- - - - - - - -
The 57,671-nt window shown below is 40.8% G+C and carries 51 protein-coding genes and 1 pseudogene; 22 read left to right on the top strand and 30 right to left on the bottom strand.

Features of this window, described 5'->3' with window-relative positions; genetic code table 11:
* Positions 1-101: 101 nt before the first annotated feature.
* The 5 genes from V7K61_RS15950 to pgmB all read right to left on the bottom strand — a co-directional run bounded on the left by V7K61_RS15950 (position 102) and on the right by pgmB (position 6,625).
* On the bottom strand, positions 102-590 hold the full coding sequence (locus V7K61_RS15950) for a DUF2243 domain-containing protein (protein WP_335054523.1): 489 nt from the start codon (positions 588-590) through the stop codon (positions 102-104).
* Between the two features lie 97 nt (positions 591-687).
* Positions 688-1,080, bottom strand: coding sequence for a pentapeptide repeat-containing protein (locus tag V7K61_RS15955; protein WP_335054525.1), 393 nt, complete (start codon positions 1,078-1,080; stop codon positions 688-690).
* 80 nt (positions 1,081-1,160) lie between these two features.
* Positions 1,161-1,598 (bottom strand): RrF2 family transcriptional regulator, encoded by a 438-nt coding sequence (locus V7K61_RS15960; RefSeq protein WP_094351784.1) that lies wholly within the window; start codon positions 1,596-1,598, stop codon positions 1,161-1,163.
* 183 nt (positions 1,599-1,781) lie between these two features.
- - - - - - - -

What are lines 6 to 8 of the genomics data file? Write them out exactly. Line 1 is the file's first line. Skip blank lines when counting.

* Between the two features lie 97 nt (positions 591-687).
* Positions 688-1,080, bottom strand: coding sequence for a pentapeptide repeat-containing protein (locus tag V7K61_RS15955; protein WP_335054525.1), 393 nt, complete (start codon positions 1,078-1,080; stop codon positions 688-690).
* 80 nt (positions 1,081-1,160) lie between these two features.